The fortified city of Xochicalco was built some time after the decline of Teotihuacan (100 B.C. - 650 A.D.) Although its heyday only extended between 700 and 900 A.D., Xochicalco is considered as the most important center of the late classical period of the central Mexican high plateau, due to its splendor and cultural development. The ethnic origin of the inhabitants is not known. The city ended destroyed, burnt down, and abruptly abandoned around the 900 A.D.
In the 16th century, the Franciscan monk Bernardino de Sahagún refers in his texts to a building near Cuauhnáhuac (Cuernavaca) with the name of Xochicalco, but this does not mean that the place itself had that name. The word in Nahuatl is composed of xóchi(tl) = flower, cal(li) = house and the locative -co, what would mean "in the house of the flowers".
However, in the archeological site a glyph was found which could be considered as indicator of the name of the place. A figure of a stair encloses a turkey's head, from which it was concluded that the original name of the place could have been Totolhuacalco: "where birds are trapped".
The city was erected according to a complex plan on top of an elevation of about 130 m with a maximum extension of 4 km. During that time it must have been the most populated locality in Central America. Through terraces, walls, fortifications, and platforms, the builders achieved to give the hill itself the shape of a pyramid. There was also an ingenious drainage system, numerous cisterns for water storage, and large silos for corn and other provisions. The most luxurious residential areas and religious centers where located at the upper part of the site, and they probably had a restricted access. The more modest housing was on the lower terraces, what accounts for a strict social division.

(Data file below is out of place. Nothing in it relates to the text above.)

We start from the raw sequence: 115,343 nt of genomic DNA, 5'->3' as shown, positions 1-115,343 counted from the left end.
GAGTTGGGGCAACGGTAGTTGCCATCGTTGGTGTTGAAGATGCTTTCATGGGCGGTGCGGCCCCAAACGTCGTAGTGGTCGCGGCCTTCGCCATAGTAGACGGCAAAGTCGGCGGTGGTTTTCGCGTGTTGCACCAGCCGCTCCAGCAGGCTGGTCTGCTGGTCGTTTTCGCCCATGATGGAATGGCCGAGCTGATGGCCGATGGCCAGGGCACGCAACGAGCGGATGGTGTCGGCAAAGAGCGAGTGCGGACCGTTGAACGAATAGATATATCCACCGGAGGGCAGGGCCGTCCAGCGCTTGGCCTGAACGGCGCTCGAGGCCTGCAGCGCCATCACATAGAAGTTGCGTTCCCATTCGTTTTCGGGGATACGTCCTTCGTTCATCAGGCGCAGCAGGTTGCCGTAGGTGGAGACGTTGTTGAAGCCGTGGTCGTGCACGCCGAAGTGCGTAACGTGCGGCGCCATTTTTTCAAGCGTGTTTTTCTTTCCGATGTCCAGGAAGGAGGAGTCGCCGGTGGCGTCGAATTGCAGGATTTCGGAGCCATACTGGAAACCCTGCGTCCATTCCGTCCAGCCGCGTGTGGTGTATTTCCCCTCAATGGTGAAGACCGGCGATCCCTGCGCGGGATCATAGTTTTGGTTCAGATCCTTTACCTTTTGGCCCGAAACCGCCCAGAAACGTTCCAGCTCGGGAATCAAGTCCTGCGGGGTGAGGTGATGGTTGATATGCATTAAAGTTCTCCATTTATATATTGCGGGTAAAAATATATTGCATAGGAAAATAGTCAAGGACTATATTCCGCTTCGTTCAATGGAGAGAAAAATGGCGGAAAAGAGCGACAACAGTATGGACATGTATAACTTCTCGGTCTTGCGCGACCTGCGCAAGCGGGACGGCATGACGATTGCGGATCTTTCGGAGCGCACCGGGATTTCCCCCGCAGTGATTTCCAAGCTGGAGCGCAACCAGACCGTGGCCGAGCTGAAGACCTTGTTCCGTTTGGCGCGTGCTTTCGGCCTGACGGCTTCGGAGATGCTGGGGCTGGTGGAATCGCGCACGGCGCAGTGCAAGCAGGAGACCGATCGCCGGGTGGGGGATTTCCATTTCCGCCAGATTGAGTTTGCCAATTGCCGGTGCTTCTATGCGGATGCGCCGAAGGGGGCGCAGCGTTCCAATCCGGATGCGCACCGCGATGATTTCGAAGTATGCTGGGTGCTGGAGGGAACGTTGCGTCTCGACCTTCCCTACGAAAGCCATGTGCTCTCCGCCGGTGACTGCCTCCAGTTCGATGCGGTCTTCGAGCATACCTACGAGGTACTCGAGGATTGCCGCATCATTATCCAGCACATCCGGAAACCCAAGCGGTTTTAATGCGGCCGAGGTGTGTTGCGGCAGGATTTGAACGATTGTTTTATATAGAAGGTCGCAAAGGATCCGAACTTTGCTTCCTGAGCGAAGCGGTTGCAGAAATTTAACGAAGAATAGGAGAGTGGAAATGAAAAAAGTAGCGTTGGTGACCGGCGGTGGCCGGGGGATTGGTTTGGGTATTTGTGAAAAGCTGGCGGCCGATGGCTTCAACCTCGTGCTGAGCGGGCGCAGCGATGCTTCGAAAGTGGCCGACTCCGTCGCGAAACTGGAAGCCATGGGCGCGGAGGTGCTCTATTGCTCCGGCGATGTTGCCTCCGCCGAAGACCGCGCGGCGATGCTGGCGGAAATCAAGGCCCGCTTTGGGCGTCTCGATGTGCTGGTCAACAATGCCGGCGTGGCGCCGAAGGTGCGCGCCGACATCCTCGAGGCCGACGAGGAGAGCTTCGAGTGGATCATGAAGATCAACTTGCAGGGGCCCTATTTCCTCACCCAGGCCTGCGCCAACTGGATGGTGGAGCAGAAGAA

Alike other places in Mesoamerica, two main deities were worshiped in Xochicalco: the one of the earth and the one of the water and wind. Their original names are not known, but it is clear that they correspond to gods who later on were denominated Feathered Serpent and Tlaloc. The most revered god was Tlaloc. His ceremonies took place on the largest squares and on the most important pyramids. The Feathered Serpent was probably a deity of the elite, since most of its representations and sanctuaries where in the upper part of the city.
A great number of the monuments and sculptures that remained at the end of Xochicalco, were covered with stucco, to erase the former references. A new divinity appeard as well, represented as a figure emerging from the jaws of a feathered serpent, who later would become Quetzalcóatl, the wise god, transmitter of culture, and who sacrificed himself for humanity.
Xochicalco is mainly known for its Pyramid of the Feathered Serpent, the emblematic building of this archeological site. More about, on the image pages.
(From information of the INAH and other sources)
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